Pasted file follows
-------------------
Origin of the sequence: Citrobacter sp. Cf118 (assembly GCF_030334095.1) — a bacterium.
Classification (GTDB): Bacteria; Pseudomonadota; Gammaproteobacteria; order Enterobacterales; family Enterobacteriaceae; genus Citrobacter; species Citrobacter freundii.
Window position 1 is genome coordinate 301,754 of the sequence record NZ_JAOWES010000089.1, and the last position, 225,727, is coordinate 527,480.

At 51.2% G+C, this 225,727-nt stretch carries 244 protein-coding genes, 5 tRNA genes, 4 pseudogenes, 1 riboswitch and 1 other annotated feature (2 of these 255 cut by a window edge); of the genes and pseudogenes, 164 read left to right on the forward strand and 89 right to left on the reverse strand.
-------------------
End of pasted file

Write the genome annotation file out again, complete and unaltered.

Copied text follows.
Origin of the sequence: Citrobacter sp. Cf118 (assembly GCF_030334095.1) — a bacterium.
Classification (GTDB): Bacteria; Pseudomonadota; Gammaproteobacteria; order Enterobacterales; family Enterobacteriaceae; genus Citrobacter; species Citrobacter freundii.
Window position 1 is genome coordinate 301,754 of the sequence record NZ_JAOWES010000089.1, and the last position, 225,727, is coordinate 527,480.

At 51.2% G+C, this 225,727-nt stretch carries 244 protein-coding genes, 5 tRNA genes, 4 pseudogenes, 1 riboswitch and 1 other annotated feature (2 of these 255 cut by a window edge); of the genes and pseudogenes, 164 read left to right on the forward strand and 89 right to left on the reverse strand.